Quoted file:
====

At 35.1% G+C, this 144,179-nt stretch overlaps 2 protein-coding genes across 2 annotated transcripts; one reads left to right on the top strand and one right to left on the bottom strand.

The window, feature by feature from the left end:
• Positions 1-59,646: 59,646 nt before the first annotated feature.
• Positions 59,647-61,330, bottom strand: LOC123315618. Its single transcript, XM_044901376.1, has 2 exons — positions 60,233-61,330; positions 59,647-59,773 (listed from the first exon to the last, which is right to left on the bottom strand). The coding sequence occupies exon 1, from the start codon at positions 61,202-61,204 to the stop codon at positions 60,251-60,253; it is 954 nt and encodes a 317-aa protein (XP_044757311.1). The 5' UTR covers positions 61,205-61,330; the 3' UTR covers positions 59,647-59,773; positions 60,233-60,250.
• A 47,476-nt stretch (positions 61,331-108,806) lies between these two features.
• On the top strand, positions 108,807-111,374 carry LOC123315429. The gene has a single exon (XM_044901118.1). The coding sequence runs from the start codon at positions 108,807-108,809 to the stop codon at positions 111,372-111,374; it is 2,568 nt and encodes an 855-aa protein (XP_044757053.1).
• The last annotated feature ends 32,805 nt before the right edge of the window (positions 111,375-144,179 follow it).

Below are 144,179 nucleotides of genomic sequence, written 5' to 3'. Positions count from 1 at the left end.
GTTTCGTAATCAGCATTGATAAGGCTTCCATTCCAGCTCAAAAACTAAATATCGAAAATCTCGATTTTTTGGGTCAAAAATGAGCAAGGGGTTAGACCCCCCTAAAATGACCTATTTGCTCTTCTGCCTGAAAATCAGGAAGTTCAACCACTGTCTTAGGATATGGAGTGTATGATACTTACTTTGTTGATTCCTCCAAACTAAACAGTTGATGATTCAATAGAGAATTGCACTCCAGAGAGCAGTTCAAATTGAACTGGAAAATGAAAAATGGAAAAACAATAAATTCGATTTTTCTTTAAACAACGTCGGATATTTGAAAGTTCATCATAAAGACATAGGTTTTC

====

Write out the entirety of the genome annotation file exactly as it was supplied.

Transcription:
At 35.1% G+C, this 144,179-nt stretch overlaps 2 protein-coding genes across 2 annotated transcripts; one reads left to right on the top strand and one right to left on the bottom strand.

The window, feature by feature from the left end:
• Positions 1-59,646: 59,646 nt before the first annotated feature.
• Positions 59,647-61,330, bottom strand: LOC123315618. Its single transcript, XM_044901376.1, has 2 exons — positions 60,233-61,330; positions 59,647-59,773 (listed from the first exon to the last, which is right to left on the bottom strand). The coding sequence occupies exon 1, from the start codon at positions 61,202-61,204 to the stop codon at positions 60,251-60,253; it is 954 nt and encodes a 317-aa protein (XP_044757311.1). The 5' UTR covers positions 61,205-61,330; the 3' UTR covers positions 59,647-59,773; positions 60,233-60,250.
• A 47,476-nt stretch (positions 61,331-108,806) lies between these two features.
• On the top strand, positions 108,807-111,374 carry LOC123315429. The gene has a single exon (XM_044901118.1). The coding sequence runs from the start codon at positions 108,807-108,809 to the stop codon at positions 111,372-111,374; it is 2,568 nt and encodes an 855-aa protein (XP_044757053.1).
• The last annotated feature ends 32,805 nt before the right edge of the window (positions 111,375-144,179 follow it).

Below are 144,179 nucleotides of genomic sequence, written 5' to 3'. Positions count from 1 at the left end.
GTTTCGTAATCAGCATTGATAAGGCTTCCATTCCAGCTCAAAAACTAAATATCGAAAATCTCGATTTTTTGGGTCAAAAATGAGCAAGGGGTTAGACCCCCCTAAAATGACCTATTTGCTCTTCTGCCTGAAAATCAGGAAGTTCAACCACTGTCTTAGGATATGGAGTGTATGATACTTACTTTGTTGATTCCTCCAAACTAAACAGTTGATGATTCAATAGAGAATTGCACTCCAGAGAGCAGTTCAAATTGAACTGGAAAATGAAAAATGGAAAAACAATAAATTCGATTTTTCTTTAAACAACGTCGGATATTTGAAAGTTCATCATAAAGACATAGGTTTTC